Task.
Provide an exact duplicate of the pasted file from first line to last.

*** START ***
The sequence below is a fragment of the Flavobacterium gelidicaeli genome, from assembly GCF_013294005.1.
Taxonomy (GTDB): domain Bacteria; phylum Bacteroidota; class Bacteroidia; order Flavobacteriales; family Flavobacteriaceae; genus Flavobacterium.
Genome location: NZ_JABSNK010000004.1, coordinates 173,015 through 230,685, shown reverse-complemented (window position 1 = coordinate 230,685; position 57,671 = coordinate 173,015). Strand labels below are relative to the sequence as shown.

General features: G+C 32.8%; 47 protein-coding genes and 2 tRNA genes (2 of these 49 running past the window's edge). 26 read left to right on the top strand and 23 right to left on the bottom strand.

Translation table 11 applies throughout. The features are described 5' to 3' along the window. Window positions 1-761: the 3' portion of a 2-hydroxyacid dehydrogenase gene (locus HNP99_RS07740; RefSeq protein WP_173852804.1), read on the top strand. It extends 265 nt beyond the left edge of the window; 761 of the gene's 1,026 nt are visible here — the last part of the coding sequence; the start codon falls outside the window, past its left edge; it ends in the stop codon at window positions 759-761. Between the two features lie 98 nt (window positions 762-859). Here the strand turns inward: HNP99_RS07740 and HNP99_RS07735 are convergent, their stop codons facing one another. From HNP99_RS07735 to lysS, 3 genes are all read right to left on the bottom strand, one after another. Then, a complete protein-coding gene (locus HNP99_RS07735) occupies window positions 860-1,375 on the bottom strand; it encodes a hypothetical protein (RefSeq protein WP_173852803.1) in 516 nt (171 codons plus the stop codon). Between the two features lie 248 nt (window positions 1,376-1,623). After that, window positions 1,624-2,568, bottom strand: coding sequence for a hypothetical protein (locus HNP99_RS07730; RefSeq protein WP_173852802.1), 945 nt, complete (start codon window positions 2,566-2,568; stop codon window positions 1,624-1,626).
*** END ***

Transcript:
The sequence below is a fragment of the Flavobacterium gelidicaeli genome, from assembly GCF_013294005.1.
Taxonomy (GTDB): domain Bacteria; phylum Bacteroidota; class Bacteroidia; order Flavobacteriales; family Flavobacteriaceae; genus Flavobacterium.
Genome location: NZ_JABSNK010000004.1, coordinates 173,015 through 230,685, shown reverse-complemented (window position 1 = coordinate 230,685; position 57,671 = coordinate 173,015). Strand labels below are relative to the sequence as shown.

General features: G+C 32.8%; 47 protein-coding genes and 2 tRNA genes (2 of these 49 running past the window's edge). 26 read left to right on the top strand and 23 right to left on the bottom strand.

Translation table 11 applies throughout. The features are described 5' to 3' along the window. Window positions 1-761: the 3' portion of a 2-hydroxyacid dehydrogenase gene (locus HNP99_RS07740; RefSeq protein WP_173852804.1), read on the top strand. It extends 265 nt beyond the left edge of the window; 761 of the gene's 1,026 nt are visible here — the last part of the coding sequence; the start codon falls outside the window, past its left edge; it ends in the stop codon at window positions 759-761. Between the two features lie 98 nt (window positions 762-859). Here the strand turns inward: HNP99_RS07740 and HNP99_RS07735 are convergent, their stop codons facing one another. From HNP99_RS07735 to lysS, 3 genes are all read right to left on the bottom strand, one after another. Then, a complete protein-coding gene (locus HNP99_RS07735) occupies window positions 860-1,375 on the bottom strand; it encodes a hypothetical protein (RefSeq protein WP_173852803.1) in 516 nt (171 codons plus the stop codon). Between the two features lie 248 nt (window positions 1,376-1,623). After that, window positions 1,624-2,568, bottom strand: coding sequence for a hypothetical protein (locus HNP99_RS07730; RefSeq protein WP_173852802.1), 945 nt, complete (start codon window positions 2,566-2,568; stop codon window positions 1,624-1,626).